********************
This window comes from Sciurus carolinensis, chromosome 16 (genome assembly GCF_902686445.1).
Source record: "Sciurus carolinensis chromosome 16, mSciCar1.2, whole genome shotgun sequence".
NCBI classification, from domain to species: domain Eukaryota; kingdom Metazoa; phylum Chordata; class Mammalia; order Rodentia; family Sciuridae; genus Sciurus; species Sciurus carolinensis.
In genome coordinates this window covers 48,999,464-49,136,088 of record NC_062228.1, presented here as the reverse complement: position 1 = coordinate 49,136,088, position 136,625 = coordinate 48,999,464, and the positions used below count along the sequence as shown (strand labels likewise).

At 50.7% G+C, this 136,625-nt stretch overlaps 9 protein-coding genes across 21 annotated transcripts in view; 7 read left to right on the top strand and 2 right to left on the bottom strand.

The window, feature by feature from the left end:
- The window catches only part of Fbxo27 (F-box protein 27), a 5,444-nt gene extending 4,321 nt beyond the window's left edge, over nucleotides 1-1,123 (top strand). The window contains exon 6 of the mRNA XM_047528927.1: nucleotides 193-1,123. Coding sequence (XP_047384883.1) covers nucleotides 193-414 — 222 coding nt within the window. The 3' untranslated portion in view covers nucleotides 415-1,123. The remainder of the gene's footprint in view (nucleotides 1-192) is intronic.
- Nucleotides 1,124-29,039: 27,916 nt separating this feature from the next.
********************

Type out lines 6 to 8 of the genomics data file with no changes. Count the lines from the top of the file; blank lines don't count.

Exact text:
The window, feature by feature from the left end:
- The window catches only part of Fbxo27 (F-box protein 27), a 5,444-nt gene extending 4,321 nt beyond the window's left edge, over nucleotides 1-1,123 (top strand). The window contains exon 6 of the mRNA XM_047528927.1: nucleotides 193-1,123. Coding sequence (XP_047384883.1) covers nucleotides 193-414 — 222 coding nt within the window. The 3' untranslated portion in view covers nucleotides 415-1,123. The remainder of the gene's footprint in view (nucleotides 1-192) is intronic.
- Nucleotides 1,124-29,039: 27,916 nt separating this feature from the next.